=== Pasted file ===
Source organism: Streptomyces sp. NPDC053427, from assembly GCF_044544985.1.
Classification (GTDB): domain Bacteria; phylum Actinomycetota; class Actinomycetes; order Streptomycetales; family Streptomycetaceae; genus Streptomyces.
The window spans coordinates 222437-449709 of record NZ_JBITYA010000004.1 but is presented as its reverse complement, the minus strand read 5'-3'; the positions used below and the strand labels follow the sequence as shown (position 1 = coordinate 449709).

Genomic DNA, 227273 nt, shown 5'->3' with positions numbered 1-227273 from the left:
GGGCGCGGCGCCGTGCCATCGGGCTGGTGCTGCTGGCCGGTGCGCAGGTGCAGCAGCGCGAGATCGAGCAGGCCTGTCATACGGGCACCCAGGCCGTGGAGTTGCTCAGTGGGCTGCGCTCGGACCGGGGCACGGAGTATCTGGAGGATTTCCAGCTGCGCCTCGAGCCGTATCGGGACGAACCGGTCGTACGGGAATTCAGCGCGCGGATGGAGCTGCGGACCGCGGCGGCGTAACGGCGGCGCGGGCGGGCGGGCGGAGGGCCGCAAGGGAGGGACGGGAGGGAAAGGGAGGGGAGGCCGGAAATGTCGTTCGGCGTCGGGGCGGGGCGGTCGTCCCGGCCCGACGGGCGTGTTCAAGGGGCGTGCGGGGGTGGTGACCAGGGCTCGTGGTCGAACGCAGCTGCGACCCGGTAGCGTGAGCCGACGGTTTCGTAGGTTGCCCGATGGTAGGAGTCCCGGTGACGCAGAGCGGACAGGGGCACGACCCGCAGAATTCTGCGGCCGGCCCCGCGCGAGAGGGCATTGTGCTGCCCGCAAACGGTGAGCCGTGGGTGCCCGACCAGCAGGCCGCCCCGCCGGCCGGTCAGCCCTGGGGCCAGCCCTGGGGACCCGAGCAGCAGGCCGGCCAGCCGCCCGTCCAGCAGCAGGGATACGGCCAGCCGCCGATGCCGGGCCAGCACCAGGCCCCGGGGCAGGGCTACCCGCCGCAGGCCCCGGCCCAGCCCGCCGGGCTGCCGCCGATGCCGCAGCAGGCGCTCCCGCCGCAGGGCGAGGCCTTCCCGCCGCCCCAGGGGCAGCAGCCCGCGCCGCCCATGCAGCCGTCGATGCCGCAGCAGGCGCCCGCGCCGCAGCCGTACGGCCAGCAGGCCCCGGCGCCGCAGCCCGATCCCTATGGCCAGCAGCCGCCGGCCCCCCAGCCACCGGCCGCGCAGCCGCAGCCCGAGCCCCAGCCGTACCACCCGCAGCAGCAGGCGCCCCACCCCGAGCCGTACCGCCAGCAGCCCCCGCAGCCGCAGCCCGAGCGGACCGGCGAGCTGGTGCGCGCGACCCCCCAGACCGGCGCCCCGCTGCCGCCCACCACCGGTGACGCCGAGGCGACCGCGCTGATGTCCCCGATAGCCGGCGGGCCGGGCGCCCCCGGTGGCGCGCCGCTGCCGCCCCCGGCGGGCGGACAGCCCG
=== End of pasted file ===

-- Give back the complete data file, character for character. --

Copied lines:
Source organism: Streptomyces sp. NPDC053427, from assembly GCF_044544985.1.
Classification (GTDB): domain Bacteria; phylum Actinomycetota; class Actinomycetes; order Streptomycetales; family Streptomycetaceae; genus Streptomyces.
The window spans coordinates 222437-449709 of record NZ_JBITYA010000004.1 but is presented as its reverse complement, the minus strand read 5'-3'; the positions used below and the strand labels follow the sequence as shown (position 1 = coordinate 449709).

Genomic DNA, 227273 nt, shown 5'->3' with positions numbered 1-227273 from the left:
GGGCGCGGCGCCGTGCCATCGGGCTGGTGCTGCTGGCCGGTGCGCAGGTGCAGCAGCGCGAGATCGAGCAGGCCTGTCATACGGGCACCCAGGCCGTGGAGTTGCTCAGTGGGCTGCGCTCGGACCGGGGCACGGAGTATCTGGAGGATTTCCAGCTGCGCCTCGAGCCGTATCGGGACGAACCGGTCGTACGGGAATTCAGCGCGCGGATGGAGCTGCGGACCGCGGCGGCGTAACGGCGGCGCGGGCGGGCGGGCGGAGGGCCGCAAGGGAGGGACGGGAGGGAAAGGGAGGGGAGGCCGGAAATGTCGTTCGGCGTCGGGGCGGGGCGGTCGTCCCGGCCCGACGGGCGTGTTCAAGGGGCGTGCGGGGGTGGTGACCAGGGCTCGTGGTCGAACGCAGCTGCGACCCGGTAGCGTGAGCCGACGGTTTCGTAGGTTGCCCGATGGTAGGAGTCCCGGTGACGCAGAGCGGACAGGGGCACGACCCGCAGAATTCTGCGGCCGGCCCCGCGCGAGAGGGCATTGTGCTGCCCGCAAACGGTGAGCCGTGGGTGCCCGACCAGCAGGCCGCCCCGCCGGCCGGTCAGCCCTGGGGCCAGCCCTGGGGACCCGAGCAGCAGGCCGGCCAGCCGCCCGTCCAGCAGCAGGGATACGGCCAGCCGCCGATGCCGGGCCAGCACCAGGCCCCGGGGCAGGGCTACCCGCCGCAGGCCCCGGCCCAGCCCGCCGGGCTGCCGCCGATGCCGCAGCAGGCGCTCCCGCCGCAGGGCGAGGCCTTCCCGCCGCCCCAGGGGCAGCAGCCCGCGCCGCCCATGCAGCCGTCGATGCCGCAGCAGGCGCCCGCGCCGCAGCCGTACGGCCAGCAGGCCCCGGCGCCGCAGCCCGATCCCTATGGCCAGCAGCCGCCGGCCCCCCAGCCACCGGCCGCGCAGCCGCAGCCCGAGCCCCAGCCGTACCACCCGCAGCAGCAGGCGCCCCACCCCGAGCCGTACCGCCAGCAGCCCCCGCAGCCGCAGCCCGAGCGGACCGGCGAGCTGGTGCGCGCGACCCCCCAGACCGGCGCCCCGCTGCCGCCCACCACCGGTGACGCCGAGGCGACCGCGCTGATGTCCCCGATAGCCGGCGGGCCGGGCGCCCCCGGTGGCGCGCCGCTGCCGCCCCCGGCGGGCGGACAGCCCG